For airplanes on which Airbus Modification 150736 has been embodied in production, and on which no GFI has been permanently removed since first flight, the modification specified in paragraph (g) of this AD is not required.

(i) Corrective Action for Failed Post-Modification Operational Test

After accomplishment of the modification specified in paragraph (g) or (h) of this AD, each time a GFI fails an operational test, before further flight, replace the GFI or deactivate (make inoperative) the associated fuel pump, in accordance with a method approved by the Manager, International Branch, ANM-116, Transport Airplane Directorate, FAA.

Note 1 to paragraph (i) of this AD:

Guidance on the operational test specified in paragraph (i) of this AD can be found in Task 28.18.00/10, Operational Check of Centre Tank Fuel Pump GFI, of the Airbus A318/A319/A320/A321 Maintenance Review Board Report or Task 281800-710-801, Operational Check of Centre Tank Fuel Pump GFI, of the Airbus A318/A319/A320 Aircraft Maintenance Manual.

Note 2 to paragraph (i) of this AD:

Guidance on the fuel pump deactivation specified in paragraph (i) of this AD can be found in Item 28-21-02, Center Tank Systems, of the FAA Master Minimum Equipment List for Airbus A318/A319/A320/A321.

(j) Other FAA AD Provisions

The following provisions also apply to this AD:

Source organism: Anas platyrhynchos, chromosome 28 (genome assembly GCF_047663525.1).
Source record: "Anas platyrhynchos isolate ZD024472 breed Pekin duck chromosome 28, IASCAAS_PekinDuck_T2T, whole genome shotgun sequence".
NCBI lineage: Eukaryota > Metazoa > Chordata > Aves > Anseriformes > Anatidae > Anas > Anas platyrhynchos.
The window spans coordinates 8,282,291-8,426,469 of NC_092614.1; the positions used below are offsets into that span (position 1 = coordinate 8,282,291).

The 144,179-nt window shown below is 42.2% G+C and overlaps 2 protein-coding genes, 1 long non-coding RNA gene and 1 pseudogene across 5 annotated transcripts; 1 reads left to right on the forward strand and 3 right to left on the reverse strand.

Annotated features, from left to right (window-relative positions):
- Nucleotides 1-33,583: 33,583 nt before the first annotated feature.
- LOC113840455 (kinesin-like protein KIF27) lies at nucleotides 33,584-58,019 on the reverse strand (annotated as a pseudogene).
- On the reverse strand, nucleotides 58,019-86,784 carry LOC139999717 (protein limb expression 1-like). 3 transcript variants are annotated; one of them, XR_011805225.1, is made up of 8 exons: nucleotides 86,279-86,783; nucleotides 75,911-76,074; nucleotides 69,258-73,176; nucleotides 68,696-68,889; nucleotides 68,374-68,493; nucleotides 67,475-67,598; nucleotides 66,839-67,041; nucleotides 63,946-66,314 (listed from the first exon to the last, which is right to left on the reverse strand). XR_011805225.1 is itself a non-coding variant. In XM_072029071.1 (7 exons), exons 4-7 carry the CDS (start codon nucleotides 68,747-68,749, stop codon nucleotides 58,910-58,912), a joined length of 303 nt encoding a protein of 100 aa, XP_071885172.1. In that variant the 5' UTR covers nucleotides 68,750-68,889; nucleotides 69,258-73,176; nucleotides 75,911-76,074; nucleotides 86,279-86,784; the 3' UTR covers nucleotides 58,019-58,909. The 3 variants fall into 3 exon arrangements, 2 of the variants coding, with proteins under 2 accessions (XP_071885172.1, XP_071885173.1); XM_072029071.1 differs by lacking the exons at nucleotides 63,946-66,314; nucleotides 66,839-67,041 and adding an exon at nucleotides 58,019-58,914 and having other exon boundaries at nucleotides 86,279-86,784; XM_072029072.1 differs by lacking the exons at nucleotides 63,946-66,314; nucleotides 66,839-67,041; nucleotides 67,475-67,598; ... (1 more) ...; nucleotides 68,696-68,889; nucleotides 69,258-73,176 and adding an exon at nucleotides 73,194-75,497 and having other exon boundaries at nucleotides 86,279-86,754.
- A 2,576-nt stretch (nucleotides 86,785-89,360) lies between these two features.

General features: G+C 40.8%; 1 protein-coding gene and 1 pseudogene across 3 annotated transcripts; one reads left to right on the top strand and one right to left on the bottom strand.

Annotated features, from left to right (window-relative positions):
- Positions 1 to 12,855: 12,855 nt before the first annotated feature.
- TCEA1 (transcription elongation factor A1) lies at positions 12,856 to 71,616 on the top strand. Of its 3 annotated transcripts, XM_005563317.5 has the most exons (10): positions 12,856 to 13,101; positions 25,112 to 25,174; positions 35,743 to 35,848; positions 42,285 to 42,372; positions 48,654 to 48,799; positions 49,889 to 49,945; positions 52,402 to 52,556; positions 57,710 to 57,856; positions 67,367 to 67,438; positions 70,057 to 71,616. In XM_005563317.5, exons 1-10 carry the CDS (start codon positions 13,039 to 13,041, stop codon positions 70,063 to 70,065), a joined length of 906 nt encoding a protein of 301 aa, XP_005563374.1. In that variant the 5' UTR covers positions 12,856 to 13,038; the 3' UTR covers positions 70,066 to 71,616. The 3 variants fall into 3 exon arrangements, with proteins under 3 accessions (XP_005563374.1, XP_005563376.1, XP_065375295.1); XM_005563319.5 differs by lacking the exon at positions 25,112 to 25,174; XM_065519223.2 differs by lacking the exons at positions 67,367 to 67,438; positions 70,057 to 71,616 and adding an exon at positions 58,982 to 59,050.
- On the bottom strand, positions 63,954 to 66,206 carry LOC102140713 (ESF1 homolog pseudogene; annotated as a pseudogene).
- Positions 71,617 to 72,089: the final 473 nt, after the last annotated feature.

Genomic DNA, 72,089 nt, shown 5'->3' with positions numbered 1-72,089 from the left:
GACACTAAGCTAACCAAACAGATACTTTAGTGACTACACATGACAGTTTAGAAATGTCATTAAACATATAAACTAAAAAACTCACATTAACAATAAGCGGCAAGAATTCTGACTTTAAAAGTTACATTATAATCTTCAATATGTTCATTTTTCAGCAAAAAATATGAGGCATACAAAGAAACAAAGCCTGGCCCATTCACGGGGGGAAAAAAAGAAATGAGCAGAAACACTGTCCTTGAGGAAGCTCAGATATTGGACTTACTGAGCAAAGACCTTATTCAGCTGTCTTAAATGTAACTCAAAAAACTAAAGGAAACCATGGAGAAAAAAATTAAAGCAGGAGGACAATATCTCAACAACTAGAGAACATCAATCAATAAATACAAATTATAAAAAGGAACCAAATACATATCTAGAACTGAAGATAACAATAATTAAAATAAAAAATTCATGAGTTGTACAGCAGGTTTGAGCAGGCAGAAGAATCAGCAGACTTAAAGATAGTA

(1) Alternative Methods of Compliance (AMOCs): The Manager, International Branch, ANM-116, Transport Airplane Directorate, FAA, has the authority to approve AMOCs for this AD, if requested using the procedures found in 14 CFR 39.19. In accordance with 14 CFR 39.19, send your request to your principal inspector or local Flight Standards District Office, as appropriate. If sending information directly to the International Branch, send it to ATTN: Sanjay Ralhan, Aerospace Engineer, 1601 Lind Avenue SW., Renton, Washington 98057-3356; telephone 425-227-1405; fax 425-227-1149. Information may be emailed to: 9-ANM-116-AMOC-REQUESTS@faa.gov. Before using any approved AMOC, notify your appropriate principal inspector, or lacking a principal inspector, the manager of the local flight standards district office/certificate holding district office. The AMOC approval letter must specifically reference this AD.